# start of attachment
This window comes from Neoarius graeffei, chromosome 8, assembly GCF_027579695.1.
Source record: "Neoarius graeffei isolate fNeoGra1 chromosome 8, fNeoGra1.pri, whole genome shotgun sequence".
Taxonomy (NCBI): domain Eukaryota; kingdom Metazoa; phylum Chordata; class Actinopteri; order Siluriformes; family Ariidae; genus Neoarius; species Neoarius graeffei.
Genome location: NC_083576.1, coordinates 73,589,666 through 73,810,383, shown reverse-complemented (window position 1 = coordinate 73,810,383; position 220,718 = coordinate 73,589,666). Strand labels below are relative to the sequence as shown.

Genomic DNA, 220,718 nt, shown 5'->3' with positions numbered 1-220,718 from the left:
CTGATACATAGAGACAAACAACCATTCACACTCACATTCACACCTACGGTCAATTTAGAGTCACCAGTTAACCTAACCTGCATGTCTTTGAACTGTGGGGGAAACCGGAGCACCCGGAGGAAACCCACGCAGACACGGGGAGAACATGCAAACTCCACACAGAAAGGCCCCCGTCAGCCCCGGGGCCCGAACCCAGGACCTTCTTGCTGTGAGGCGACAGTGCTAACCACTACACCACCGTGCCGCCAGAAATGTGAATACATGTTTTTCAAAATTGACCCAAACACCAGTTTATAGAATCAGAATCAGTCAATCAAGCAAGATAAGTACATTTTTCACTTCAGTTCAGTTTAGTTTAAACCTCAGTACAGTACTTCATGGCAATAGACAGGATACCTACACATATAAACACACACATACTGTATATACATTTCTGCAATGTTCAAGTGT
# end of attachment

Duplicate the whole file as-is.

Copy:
This window comes from Neoarius graeffei, chromosome 8, assembly GCF_027579695.1.
Source record: "Neoarius graeffei isolate fNeoGra1 chromosome 8, fNeoGra1.pri, whole genome shotgun sequence".
Taxonomy (NCBI): domain Eukaryota; kingdom Metazoa; phylum Chordata; class Actinopteri; order Siluriformes; family Ariidae; genus Neoarius; species Neoarius graeffei.
Genome location: NC_083576.1, coordinates 73,589,666 through 73,810,383, shown reverse-complemented (window position 1 = coordinate 73,810,383; position 220,718 = coordinate 73,589,666). Strand labels below are relative to the sequence as shown.

Genomic DNA, 220,718 nt, shown 5'->3' with positions numbered 1-220,718 from the left:
CTGATACATAGAGACAAACAACCATTCACACTCACATTCACACCTACGGTCAATTTAGAGTCACCAGTTAACCTAACCTGCATGTCTTTGAACTGTGGGGGAAACCGGAGCACCCGGAGGAAACCCACGCAGACACGGGGAGAACATGCAAACTCCACACAGAAAGGCCCCCGTCAGCCCCGGGGCCCGAACCCAGGACCTTCTTGCTGTGAGGCGACAGTGCTAACCACTACACCACCGTGCCGCCAGAAATGTGAATACATGTTTTTCAAAATTGACCCAAACACCAGTTTATAGAATCAGAATCAGTCAATCAAGCAAGATAAGTACATTTTTCACTTCAGTTCAGTTTAGTTTAAACCTCAGTACAGTACTTCATGGCAATAGACAGGATACCTACACATATAAACACACACATACTGTATATACATTTCTGCAATGTTCAAGTGT